It felt like we had just attended a funeral service. The credits began rolling, but the entire theater remained silent. None moved from their chairs. We all watched the real images and footage of the memorial service and funeral of Chris Kyle. Only after that did we leave, and still none spoke until after exiting the theater. One sign that a movie has done its job of capturing its audience is when that audience has a communal, universal response, as was the case with American Sniper.
Personally, I had been excited to see the film because I recently read Kyle’s autobiography/biography, American Sniper, with my brother Charles. The movie representation of the reality conveyed in the book is a mixed bag. What surprised me the most was how little actual sniping the movie included. Instead, for the sake of action, Eastwood chose to spend the majority of the film on Kyle’s door-to-door action (which was a minor part of his story) and a fake sniper-hunting scenario. An uninformed viewer might wonder when exactly Kyle got all of the kills that made him the most lethal sniper in American history.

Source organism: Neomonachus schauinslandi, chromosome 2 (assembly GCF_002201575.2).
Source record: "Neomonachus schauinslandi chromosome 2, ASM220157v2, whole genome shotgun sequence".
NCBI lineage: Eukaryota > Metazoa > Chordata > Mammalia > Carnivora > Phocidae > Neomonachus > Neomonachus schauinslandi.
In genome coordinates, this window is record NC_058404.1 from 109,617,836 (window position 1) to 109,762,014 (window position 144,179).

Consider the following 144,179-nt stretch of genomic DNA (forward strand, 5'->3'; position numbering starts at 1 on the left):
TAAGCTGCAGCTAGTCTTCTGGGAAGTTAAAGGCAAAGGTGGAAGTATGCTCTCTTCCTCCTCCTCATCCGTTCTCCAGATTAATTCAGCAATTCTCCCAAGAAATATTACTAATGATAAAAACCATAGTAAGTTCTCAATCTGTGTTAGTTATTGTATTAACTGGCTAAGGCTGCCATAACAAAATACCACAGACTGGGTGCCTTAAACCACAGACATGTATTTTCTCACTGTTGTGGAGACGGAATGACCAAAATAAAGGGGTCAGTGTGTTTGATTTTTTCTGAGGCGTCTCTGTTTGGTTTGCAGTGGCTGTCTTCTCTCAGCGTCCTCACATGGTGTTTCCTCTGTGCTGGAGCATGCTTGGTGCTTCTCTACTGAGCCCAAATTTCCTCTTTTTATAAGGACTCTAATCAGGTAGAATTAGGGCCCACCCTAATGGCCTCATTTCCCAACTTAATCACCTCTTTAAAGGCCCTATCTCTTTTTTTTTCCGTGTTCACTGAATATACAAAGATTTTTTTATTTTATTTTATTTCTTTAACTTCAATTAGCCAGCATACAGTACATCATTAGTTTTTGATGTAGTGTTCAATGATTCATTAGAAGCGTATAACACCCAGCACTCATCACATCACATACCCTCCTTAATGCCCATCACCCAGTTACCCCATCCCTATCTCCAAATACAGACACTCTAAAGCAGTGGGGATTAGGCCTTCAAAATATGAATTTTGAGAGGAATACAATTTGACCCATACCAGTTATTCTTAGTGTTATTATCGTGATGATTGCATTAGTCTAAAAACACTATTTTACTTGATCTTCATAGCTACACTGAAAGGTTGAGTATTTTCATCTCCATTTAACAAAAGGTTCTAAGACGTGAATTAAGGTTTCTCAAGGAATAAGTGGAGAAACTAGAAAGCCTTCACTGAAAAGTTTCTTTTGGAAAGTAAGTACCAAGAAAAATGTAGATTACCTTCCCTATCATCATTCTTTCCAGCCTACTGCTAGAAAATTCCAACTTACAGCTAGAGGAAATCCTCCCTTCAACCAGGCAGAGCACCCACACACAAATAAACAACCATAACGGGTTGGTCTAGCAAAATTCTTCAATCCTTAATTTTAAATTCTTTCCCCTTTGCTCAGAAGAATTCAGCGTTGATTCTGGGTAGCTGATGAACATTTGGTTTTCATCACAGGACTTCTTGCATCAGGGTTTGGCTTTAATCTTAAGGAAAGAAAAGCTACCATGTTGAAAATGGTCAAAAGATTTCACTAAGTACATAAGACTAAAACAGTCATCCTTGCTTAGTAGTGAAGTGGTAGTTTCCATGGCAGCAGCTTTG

Unsurprisingly, Eastwood also chose to portray Kyle as a faultless American hero, haunted only by those he wasn’t able to save. In reality, as I pointed out in my review of the book, Kyle was an unreflective man who probably enjoyed killing people, to say nothing of his self-mythologizing and racist attitudes. I would love to see a movie adaptation of Fearless, the story of Navy SEAL Adam Brown, a man of compassion and perseverance.
On its own as a movie, separate from the book and/or the reality of Chris Kyle, American Sniper was an excellent film that I look forward to watching again and again. I definitely recommend giving it a view!